Pleased to say thank you

Commentary by Lt. Col. Scott Angerman

22nd Space Operations Squadron

The inspection is almost upon us or haven’t you heard? There’s a lot of activity going on across the 50th Space Wing and Team Schriever members have been working long hours, as we push ourselves in our final preparations for the Compliance Unit Inspection. It’s understandable for tensions and stress levels to rise. Extra hours, attention to detail, compliance focus, 101 completion and readiness checks are all needed to ensure peak performance when the inspectors arrive.

Our outstanding wing deserves our best effort. But, in the midst of the run and gun and all the pressure to perform, remember to step outside inspection preparation mode and take time to thank those around you. Thank them for three good reasons:

1. Saying thank you is the right thing to do. We all need help in our lives and everyone likes to be recognized for their contributions. No one succeeds alone. I don’t know about you, but I feel very appreciative of those around me who I live, work with and depend on. A huge thank you goes to my family and the heroes at 22nd Space Operations Squadron! A simple thank you sincerely offered and accepted is not just acts of politeness, but personal connections critical to successful relationships. Say thank you often.

2. Giving thanks is good for you. There is research out there that says an attitude of gratitude can result in greater personal satisfaction and happiness in your life. Studies have reported that gratitude is associated with improved emotional and physical well being. One might even say resiliency. In one study, participants who consciously focused on being grateful during a period of time:

• Felt better about their lives

• Were more optimistic

• Were more energetic

• Were more enthusiastic

• Were more determined

• Were more interested

• Were more joyful

• Exercised more

• Had fewer illnesses

• Got more sleep

• Were more likely to have helped someone else

Appreciation promotes an outward focus to the world around us and can foster a positive perspective. As Melody Beattie, the author of the book “Gratitude” puts it, “Gratitude unlocks the fullness of life. It turns what we have into enough, and more. It turns denial into acceptance, chaos to order, confusion to clarity. It can turn a meal into a feast, a house into a home, a stranger into a friend. Gratitude makes sense of our past, brings peace for today and creates a vision for tomorrow.”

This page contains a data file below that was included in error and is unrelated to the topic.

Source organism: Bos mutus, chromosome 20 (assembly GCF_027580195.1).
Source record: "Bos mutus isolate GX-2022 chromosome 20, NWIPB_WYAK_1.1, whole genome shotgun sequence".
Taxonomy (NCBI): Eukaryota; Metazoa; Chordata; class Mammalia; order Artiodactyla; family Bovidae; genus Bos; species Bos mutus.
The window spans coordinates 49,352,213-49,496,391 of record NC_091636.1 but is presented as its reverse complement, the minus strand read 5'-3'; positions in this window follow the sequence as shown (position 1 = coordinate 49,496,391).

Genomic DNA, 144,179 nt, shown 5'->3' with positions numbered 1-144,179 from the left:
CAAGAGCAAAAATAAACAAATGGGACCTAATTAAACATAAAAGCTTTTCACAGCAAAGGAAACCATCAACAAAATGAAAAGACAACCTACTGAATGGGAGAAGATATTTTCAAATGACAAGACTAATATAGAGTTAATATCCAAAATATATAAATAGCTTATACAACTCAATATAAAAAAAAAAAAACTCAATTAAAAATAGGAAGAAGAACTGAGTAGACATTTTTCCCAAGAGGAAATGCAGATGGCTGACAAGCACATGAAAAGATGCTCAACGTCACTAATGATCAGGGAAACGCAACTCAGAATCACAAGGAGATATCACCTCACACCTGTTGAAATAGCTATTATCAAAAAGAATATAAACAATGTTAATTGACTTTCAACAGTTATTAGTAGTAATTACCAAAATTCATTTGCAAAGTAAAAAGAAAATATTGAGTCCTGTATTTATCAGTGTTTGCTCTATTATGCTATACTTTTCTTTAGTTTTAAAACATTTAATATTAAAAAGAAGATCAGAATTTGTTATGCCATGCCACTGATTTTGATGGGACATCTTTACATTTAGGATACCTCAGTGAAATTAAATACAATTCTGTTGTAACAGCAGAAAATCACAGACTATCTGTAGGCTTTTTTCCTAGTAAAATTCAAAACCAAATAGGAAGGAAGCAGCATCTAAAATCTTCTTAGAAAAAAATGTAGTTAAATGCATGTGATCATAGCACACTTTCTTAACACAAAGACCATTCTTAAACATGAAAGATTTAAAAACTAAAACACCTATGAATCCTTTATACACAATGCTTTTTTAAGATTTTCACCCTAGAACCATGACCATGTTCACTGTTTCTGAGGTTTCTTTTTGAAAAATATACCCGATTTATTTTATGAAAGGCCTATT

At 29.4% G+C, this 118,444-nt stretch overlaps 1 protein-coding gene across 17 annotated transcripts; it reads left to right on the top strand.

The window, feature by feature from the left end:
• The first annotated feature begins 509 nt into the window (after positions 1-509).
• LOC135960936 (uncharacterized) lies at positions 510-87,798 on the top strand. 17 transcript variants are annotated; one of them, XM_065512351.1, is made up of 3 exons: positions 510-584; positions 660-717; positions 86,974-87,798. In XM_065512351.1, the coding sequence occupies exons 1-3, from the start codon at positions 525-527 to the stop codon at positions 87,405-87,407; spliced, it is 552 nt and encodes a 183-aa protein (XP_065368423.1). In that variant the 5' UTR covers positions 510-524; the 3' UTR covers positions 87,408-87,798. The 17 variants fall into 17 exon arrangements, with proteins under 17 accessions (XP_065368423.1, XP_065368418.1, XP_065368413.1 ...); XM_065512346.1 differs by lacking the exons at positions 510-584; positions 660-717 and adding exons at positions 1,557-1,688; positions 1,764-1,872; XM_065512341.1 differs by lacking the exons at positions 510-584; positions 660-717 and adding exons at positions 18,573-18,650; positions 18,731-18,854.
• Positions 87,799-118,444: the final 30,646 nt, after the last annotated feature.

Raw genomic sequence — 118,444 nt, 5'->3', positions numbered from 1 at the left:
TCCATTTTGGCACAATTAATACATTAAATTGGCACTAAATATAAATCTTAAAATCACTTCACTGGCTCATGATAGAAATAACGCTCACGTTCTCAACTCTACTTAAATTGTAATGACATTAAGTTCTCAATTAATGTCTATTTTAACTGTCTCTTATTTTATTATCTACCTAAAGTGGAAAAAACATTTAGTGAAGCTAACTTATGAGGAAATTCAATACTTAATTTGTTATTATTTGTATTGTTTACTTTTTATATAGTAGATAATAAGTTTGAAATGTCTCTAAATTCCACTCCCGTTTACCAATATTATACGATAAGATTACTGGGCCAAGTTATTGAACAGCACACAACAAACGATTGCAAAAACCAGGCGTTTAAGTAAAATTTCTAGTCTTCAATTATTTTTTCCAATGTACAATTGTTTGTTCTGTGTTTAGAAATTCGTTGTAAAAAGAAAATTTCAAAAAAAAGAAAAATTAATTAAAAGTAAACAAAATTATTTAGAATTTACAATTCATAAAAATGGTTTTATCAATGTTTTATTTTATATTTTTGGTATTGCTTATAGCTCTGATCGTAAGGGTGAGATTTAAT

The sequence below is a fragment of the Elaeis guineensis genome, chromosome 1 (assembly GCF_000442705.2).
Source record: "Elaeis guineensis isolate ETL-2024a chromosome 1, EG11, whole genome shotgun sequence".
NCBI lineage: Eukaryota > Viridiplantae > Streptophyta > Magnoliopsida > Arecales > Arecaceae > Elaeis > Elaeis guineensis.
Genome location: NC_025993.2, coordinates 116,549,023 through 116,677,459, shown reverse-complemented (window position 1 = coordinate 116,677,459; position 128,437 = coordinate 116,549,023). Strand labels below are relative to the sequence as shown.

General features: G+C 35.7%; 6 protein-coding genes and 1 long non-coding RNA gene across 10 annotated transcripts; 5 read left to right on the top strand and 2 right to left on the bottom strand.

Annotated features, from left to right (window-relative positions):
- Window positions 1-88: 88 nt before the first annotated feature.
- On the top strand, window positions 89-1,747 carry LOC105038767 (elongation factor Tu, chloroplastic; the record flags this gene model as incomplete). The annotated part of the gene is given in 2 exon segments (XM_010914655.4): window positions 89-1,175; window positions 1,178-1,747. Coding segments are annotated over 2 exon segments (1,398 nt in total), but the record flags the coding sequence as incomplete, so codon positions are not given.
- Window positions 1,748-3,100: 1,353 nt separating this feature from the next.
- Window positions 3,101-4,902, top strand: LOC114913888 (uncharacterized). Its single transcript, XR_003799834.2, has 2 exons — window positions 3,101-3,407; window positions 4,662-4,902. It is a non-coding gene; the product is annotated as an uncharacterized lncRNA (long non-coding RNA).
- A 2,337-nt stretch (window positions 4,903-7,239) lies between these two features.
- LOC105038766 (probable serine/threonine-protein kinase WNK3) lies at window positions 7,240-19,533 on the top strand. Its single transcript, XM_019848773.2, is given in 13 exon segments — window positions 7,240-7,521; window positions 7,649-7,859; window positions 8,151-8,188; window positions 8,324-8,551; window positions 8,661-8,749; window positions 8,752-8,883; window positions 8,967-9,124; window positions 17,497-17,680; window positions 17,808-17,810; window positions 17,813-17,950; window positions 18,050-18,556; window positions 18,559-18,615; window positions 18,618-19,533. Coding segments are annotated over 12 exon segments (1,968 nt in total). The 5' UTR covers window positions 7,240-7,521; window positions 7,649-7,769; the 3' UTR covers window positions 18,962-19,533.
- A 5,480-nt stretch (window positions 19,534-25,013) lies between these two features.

3. It’s the season. No, not inspection season. Thanksgiving is right around the corner. The upcoming Thanksgiving holiday is an appropriate time to think about those people and things that make our lives meaningful and rewarding. Also, we should recognize those to whom we owe a debt of gratitude: our forefathers, families, friends and our nation’s men and women deployed overseas.

Going into the Thanksgiving Day weekend, let’s all have a safety focus and take care of our wingmen and our families. Make sure your people have a place to share a meal and some football. If travelling by car during the holiday weekend, please make sure you are well rested, and you and your passengers are buckled up. Remember, Thanksgiving is one of the worst holiday weekends for drunk drivers. Be extra aware of any drivers who may be driving erratically and of course, have a plan when celebrating.

Finally, at this time of the year I’m especially thankful we live in a free society – in a nation free to pursue our hopes/dreams, free to express ourselves, free to worship, and free to practice democratic ideals in safety and security. As a grateful American, I’m thankful Schriever space professionals are on duty 24/7 protecting and enabling our values and way of life. It takes team contributions across this base to support and generate the space effects our country has come to rely on. Your demonstrated skill, dedication, motivation, service and sacrifice are impressive to experience and humbling to be a part of. Thank you for all you do.

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